ETherm3 is a finite-element software suite for simulations of electrosurgery and RF thermal ablation processes. Program components cover the complete calculation process from mesh generation to solution analysis. The solutions employ three-dimensional conformal meshes to handle cluster probes and other asymmetric assemblies. The conformal-mesh approach is essential for high-accuracy surface integrals of net electrode currents. ETherm3 performs coupled calculations of RF electric fields in conductive dielectrics and thermal transport via dynamic solutions of the bioheat equation. The boundary-value RF field solution is updated periodically to reflect changes in material properties. ETherm3 features advanced material models with the option for arbitrary temperature variations of thermal and electrical conductivity, perfusion rate, and other quantities. The code handles irreversible changes by switching the material reference of individual elements at specified transition temperatures. ETherm3 is controlled through a versatile interpreter language to enable complex run sequences. The code can automatically maintain constant current or power, switch to different states in response to temperature or impedance information, and adjust parameters on the basis of user-supplied control functions. In this paper, we discuss the physical basis and novel features of the code suite and review application examples.
Patient registration, a key step in establishing image guidance, has to be performed in real-time after the patient is anesthetized in the operating room (OR) prior to surgery. We propose to use cortical vessels as landmarks for registering the preoperative images to the operating space. To accomplish this, we have attached a video camera to the optics of the operating microscope and acquired a pair of images by moving the scope. The stereo imaging system is calibrated to obtain both intrinsic and extrinsic camera parameters. During neurosurgery, right after opening of dura, a pair of stereo images is acquired. The 3-D locations of blood vessels are estimated via stereo vision techniques. The same series of vessels are localized in the preoperative image volume. From these 3-D coordinates, the transformation matrix between preoperative images and the operating space is estimated. Using a phantom, we have demonstrated that patient registration from cortical vessels is not only feasible but also more accurate than using conventional scalp-attached fiducials. The Fiducial Registration Error (FRE) has been reduced from 1 mm using implanted fiducials to 0.3 mm using cortical vessels. By replacing implanted fiducials with cortical features, we can automate the registration procedure and reduce invasiveness to the patient.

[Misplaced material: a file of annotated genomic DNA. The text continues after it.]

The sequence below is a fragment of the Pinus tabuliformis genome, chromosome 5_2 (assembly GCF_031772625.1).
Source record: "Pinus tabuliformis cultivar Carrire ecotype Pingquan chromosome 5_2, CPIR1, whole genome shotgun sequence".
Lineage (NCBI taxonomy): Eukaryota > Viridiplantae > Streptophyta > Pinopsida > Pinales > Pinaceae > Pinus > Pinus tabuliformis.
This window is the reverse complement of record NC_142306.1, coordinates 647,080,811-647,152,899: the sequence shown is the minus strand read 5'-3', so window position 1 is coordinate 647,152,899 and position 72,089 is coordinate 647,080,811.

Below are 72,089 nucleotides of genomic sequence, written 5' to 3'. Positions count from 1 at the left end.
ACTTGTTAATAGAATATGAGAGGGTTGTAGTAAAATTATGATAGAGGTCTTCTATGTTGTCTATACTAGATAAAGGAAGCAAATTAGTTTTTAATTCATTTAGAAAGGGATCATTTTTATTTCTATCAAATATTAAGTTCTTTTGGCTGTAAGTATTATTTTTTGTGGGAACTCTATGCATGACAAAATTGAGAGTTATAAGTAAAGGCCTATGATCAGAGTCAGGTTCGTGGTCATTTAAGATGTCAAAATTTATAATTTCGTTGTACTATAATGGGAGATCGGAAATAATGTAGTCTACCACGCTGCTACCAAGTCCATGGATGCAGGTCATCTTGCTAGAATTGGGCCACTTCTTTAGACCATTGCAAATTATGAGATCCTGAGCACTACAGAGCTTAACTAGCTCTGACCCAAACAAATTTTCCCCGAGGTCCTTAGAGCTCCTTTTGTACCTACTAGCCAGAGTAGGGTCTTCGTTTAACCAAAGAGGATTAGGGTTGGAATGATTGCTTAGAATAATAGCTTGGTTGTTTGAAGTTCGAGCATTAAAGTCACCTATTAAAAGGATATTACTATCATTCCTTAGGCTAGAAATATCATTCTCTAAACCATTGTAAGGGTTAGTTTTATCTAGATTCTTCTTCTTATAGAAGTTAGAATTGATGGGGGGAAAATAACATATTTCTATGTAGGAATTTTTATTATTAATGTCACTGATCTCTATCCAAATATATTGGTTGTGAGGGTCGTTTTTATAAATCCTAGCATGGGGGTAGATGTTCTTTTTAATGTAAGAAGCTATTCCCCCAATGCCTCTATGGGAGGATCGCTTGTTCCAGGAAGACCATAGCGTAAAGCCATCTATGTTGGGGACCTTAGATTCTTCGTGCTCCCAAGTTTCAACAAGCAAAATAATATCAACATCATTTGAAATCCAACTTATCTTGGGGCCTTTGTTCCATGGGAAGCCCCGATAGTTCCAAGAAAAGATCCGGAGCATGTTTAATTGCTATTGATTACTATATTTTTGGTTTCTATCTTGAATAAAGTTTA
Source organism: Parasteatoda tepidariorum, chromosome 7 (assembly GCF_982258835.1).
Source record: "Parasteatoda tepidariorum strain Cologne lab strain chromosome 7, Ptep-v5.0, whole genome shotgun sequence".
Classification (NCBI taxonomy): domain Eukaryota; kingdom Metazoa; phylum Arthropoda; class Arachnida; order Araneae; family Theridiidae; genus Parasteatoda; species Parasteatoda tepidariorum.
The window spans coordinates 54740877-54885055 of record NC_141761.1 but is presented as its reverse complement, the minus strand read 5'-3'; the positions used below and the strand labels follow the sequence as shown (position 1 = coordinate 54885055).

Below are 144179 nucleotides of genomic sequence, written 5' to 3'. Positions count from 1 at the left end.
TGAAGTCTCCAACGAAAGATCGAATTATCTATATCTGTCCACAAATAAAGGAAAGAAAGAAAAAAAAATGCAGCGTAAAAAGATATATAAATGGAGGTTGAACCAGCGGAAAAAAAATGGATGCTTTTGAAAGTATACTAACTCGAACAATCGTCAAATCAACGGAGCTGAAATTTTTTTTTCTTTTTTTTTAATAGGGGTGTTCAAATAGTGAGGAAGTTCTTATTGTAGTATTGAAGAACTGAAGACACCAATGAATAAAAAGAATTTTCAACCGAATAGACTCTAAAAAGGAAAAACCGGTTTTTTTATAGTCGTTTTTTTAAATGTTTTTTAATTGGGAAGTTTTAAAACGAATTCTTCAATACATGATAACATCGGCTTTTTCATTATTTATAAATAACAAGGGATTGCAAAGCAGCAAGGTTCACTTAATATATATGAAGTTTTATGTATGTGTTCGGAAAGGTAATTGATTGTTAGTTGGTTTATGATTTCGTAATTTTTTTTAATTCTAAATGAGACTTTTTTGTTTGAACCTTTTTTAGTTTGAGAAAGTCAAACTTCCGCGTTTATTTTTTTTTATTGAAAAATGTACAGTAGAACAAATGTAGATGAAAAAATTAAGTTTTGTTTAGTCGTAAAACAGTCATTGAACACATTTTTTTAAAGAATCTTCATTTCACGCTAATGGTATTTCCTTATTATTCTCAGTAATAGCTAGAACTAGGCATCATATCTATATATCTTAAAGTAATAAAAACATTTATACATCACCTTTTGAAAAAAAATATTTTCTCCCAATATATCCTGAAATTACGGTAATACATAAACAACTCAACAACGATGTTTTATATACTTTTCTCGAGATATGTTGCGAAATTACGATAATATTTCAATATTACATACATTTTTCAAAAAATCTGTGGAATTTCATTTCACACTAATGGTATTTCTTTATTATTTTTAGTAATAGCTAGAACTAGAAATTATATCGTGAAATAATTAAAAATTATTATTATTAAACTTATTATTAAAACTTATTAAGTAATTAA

Image-guided neurosurgery typically relies on preoperative imaging information that is subject to errors resulting from brain shift and deformation in the OR. A graphical user interface (GUI) has been developed to facilitate the flow of data from OR to image volume in order to provide the neurosurgeon with updated views concurrent with surgery. Upon acquisition of registration data for patient position in the OR (using fiducial markers), the Matlab GUI displays ultrasound image overlays on patient specific, preoperative MR images. Registration matrices are also applied to patient-specific anatomical models used for image updating. After displaying the re-oriented brain model in OR coordinates and digitizing the edge of the craniotomy, gravitational sagging of the brain is simulated using the finite element method. Based on this model, interpolation to the resolution of the preoperative images is performed and re-displayed to the surgeon during the procedure. These steps were completed within reasonable time limits and the interface was relatively easy to use after a brief training period. The techniques described have been developed and used retrospectively prior to this study. Based on the work described here, these steps can now be accomplished in the operating room and provide near real-time feedback to the surgeon.